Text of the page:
It is a truly unique situation, however.
“Where you have the NFL stepping in to preserve the position of football is something you don’t see from the Director’s Guild of America to preserve shows and movies,” Cryan told the E-Commerce Times.
“However, the NFL exists in a mixed economy, and the clubs’ income is impacted if the audience diminishes — which is something different than what producers of TV and movies face,” he added.
Live sports is a different beast, of course, because the value is really only there until the game is over. Prime-time programming and movies can still be seen after the first viewing.
“It is part of a double phenomenon: The first is that live sports are fantastically important for the consumer,” said Crayn. Also, “the clubs make advertising revenue from in-arena sponsorships.”
This is why retaining access to live sports is so important.
One irony is that the cost of those live sporting events is also what brought about the feud. The rising costs — from new stadiums to player salaries — are passed down, eventually, to the consumer.
“Dish is who the consumer is ultimately mad with,” explained IDC’s Ireland.
“The consumer isn’t angry at the programmer or even the actors and producers when the cost of HBO goes up, as it is the service provider who is sending out the bill,” he noted.
“This is where Dish was fighting in essence for the consumer,” said Ireland, “but even then, they are running a business — and as Wall Street would argue, the primary responsibility for Dish or any carrier is to its shareholders.”
Dish and Fox were able to come to an agreement after just a week and a half, but its other feuds — notably with Univision — lasted longer, and the HBO battle is still ongoing. Here is where Dish is stressing that it is fighting those rising costs.
“Dish has long been considered a tough bargainer, but the sustainability aspect is important, as carriage fee negotiations often involve multiyear contracts,” noted Parker.
“Even if certain price points seem reasonable today, ongoing changes to the linear TV business are such that pay-TV providers should be cautious about agreeing to contracts that might not make as much sense in the near future,” she explained.
Effective PR is necessary to mitigate that damage, which is why Fox andAltitude each launched carefully crafted ad blitzes aimed at consumers.
Even when an agreement is reached, and the various parties are friends again, the damage could be lasting.
“Any of these content outages create immediate challenges that are greater for the pay-TV provider,” said MTM London’s Cryan.
“Charm offensives are par for the course — that it was the other side’s fault –, but none of this really matters to the viewer,” he added.
However, viewers can be quick to forget about the feuds once the service is restored.
“Most blackouts have little negative impact as they are short-term, such as the blackout of Fox on Dish, which lasted less than two weeks before the two announced a new multiyear contract today,” said GlobalData’s Parker.
“However, longtime blackouts do end up harming the individual pay-TVservices that are involved because they make those services less competitive and also diminish customer loyalty,” she added. “Dish has acknowledged that the Univision blackout, which was finally resolved, was ‘painful’ and that it has continued facing headwinds due to not carrying HBO.”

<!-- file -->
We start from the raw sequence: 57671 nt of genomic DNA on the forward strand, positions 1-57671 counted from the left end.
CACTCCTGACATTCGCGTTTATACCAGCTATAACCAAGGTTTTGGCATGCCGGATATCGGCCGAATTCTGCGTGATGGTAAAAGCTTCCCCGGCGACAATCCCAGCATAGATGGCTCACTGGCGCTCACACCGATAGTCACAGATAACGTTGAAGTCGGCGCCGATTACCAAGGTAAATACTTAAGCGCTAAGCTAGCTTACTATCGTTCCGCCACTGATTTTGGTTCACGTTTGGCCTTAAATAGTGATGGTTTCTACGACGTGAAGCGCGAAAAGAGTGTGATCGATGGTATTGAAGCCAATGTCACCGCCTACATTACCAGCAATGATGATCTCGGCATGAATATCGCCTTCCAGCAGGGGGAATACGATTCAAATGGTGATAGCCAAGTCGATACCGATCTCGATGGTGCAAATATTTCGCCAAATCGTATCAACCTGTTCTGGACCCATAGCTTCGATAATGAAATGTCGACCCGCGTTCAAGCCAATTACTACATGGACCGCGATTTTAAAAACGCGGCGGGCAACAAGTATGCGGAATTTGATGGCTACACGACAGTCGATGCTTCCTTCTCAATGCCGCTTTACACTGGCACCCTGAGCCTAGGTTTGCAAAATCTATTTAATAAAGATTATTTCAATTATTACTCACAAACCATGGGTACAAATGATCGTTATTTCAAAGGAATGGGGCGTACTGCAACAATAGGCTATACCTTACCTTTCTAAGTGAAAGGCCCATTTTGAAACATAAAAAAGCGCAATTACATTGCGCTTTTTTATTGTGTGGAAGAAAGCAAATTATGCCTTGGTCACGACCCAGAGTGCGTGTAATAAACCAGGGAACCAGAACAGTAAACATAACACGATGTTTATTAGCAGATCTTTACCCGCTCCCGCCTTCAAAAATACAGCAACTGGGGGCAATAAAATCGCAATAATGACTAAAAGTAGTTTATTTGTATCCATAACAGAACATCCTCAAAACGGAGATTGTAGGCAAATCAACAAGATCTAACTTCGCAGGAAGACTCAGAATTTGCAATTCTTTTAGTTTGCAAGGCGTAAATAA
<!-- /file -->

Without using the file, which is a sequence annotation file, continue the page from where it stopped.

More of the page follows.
Could Greater Competition Help?
In the case of the Dish feud with HBO, most subscribers have been able to get the pay-TV channel via streaming. In fact, today, consumers can get video content from a plethora of services, and in most markets, there is rarely a single option, even for pay-TV services.
“Blackouts harm subscribers if they are locked into long-term contracts that they cannot get out of,” said Parker.
“Others, however, are usually free to find another provider, and those in metropolitan areas generally have a choice of pay-TV operators, though customers in rural and remote areas may have limited options,” she noted.
For those in rural markets, blackouts can be far more impactful.
“This is why blackouts do hurt the carriers more,” said Patrick Hedger, research fellow at the Competitive Enterprise Institute’s Center for Technology and Innovation.
“Ultimately, we want to see an environment where this is better for the consumer, and so people don’t feel like they’re stuck with one carrier,” he told the E-Commerce Times.
“What we see in these feuds is the testing of the limits by the carriers and content providers,” said Hedger. “It is up to the consumer to vote with their pocketbook.”
Changing Business Strategy
Because of the changing landscape in the way that viewers can get content, many of the service providers are already pivoting away from being a pay-TV service exclusively. Comcast is just as focused on its broadband delivery — clearly seeing a future when OTT could replaceable.
AT&T and other carriers have been making similar transitions, and even Dish could transform from a satellite player to a mobile operator in the years to come. What is certainly true is that the legacy business model will have to evolve, or else these companies could be one feud away from losing too many customers.
“Pay-TV is not a particularly good business to be in right now, as we have content sharing and cord cutting, and streaming is a real game-changer,” said Ireland. “A lot of these companies exist in a multifaceted environment, and the rising costs are making the core business less attractive.”